Ken Ham, brainchild of The Creation Museum in Petersburg, Ky., poses with one of the Utahraptors.
I am a Christian. I earnestly love Jesus and do my best to obey the Bible’s teachings. I went to college. I have a full set of teeth* in my rather over-sized yet underused head.
Despite my shortcomings, I work very hard at representing Christianity as a compassionate, engaging, intellectually challenging and rational endeavor. So, when the national media picks up on The Creation Museum‘s grand opening in Petersburg, Ky., I just cringe.
Why do I cringe, you ask? Isn’t this a glorious occasion for all of Christendom, when the multitudes of skeptic evolutionists will finally come to their senses?
Ken Ham, who felt a calling to build the creation museum 25 years ago, believes a number of things I simply can’t support. Among them:
- God actually created the earth in six days, as in six 24-hour cycles.
- The Earth is actually 6,000 years old.
- In a world plagued by global warming, the crisis in Darfur, the persecution of Christians around the world, the continued suppression and violence against women around the world, the ongoing poverty and spiritual need of those in the 10-40 Window that a $27 million museum to creationism took priority.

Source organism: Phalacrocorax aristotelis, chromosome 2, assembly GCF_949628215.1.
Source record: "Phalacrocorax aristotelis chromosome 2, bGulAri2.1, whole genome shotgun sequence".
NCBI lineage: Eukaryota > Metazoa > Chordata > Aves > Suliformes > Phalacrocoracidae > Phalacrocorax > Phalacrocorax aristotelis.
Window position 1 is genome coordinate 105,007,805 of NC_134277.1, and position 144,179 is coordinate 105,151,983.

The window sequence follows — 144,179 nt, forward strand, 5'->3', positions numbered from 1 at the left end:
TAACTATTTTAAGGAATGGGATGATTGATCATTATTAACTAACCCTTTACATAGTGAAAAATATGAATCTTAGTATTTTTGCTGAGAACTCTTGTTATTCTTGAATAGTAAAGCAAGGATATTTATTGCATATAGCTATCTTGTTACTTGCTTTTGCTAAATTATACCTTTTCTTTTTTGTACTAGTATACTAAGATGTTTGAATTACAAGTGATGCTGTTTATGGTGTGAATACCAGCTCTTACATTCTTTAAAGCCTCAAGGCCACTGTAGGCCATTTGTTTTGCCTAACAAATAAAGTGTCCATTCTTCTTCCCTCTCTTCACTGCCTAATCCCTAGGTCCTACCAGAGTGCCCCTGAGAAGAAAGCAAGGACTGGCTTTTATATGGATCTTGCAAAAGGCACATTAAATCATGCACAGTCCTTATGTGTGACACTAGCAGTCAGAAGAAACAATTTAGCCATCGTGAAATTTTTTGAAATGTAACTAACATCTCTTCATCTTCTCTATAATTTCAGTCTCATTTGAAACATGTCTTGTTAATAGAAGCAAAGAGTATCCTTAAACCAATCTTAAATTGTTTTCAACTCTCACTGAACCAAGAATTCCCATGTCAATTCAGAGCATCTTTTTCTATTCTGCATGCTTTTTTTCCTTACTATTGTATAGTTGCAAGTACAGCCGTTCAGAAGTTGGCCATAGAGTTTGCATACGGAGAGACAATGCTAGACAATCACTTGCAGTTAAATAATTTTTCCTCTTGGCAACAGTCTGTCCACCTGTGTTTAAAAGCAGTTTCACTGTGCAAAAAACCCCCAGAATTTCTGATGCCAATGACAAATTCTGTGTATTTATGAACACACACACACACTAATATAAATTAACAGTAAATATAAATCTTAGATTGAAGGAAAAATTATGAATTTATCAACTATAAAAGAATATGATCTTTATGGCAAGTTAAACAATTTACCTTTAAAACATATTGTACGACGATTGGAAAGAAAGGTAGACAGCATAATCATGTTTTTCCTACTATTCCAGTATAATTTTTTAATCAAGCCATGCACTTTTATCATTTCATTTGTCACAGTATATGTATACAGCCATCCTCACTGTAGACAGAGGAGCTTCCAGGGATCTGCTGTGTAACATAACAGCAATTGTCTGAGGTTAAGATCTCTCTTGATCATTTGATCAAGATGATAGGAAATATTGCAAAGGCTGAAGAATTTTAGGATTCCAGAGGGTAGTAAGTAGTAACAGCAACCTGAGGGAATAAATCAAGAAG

Granted, we all have our pet issues. As a Christian, I place importance on understanding and defending one’s faith, even to the point of evangelism. Now there’s an unpopular word. (More on the topic of evangelism as I see it in future posts. I’m going through a period of radical change on the matter and wish to share.) I don’t see how this museum will do little more than convince the already convinced to believe what they already believe — preach to the choir, to borrow a cliché.
The media seems to harp on the opening full-action display of children playing near a waterfall, while dinosaurs munch on leaves nearby. Going on the premise that the whole of Genesis is accurate, this diorama isn’t too far fetched. Biblically speaking, it wasn’t until after the Flood that man developed the taste for flesh. It has been argued that in the pre-Flood existence, vegetarianism extended to the animal kingdom as well.
Has anyone visited the museum? What say ye, the blogosphere?
P.S. Here’s an additional New York Times travel story on the museum, with more photos and a multimedia doodad!
*excluding four molars which were removed at age 18.